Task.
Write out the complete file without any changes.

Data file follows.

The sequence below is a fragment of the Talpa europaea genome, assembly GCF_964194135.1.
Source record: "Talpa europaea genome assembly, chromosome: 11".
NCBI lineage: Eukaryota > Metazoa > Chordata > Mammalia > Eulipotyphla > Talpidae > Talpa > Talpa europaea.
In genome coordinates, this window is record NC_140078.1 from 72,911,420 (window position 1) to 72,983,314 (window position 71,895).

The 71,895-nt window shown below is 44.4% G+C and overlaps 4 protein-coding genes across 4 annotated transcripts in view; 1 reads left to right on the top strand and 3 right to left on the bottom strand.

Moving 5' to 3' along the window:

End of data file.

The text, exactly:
The sequence below is a fragment of the Talpa europaea genome, assembly GCF_964194135.1.
Source record: "Talpa europaea genome assembly, chromosome: 11".
NCBI lineage: Eukaryota > Metazoa > Chordata > Mammalia > Eulipotyphla > Talpidae > Talpa > Talpa europaea.
In genome coordinates, this window is record NC_140078.1 from 72,911,420 (window position 1) to 72,983,314 (window position 71,895).

The 71,895-nt window shown below is 44.4% G+C and overlaps 4 protein-coding genes across 4 annotated transcripts in view; 1 reads left to right on the top strand and 3 right to left on the bottom strand.

Moving 5' to 3' along the window: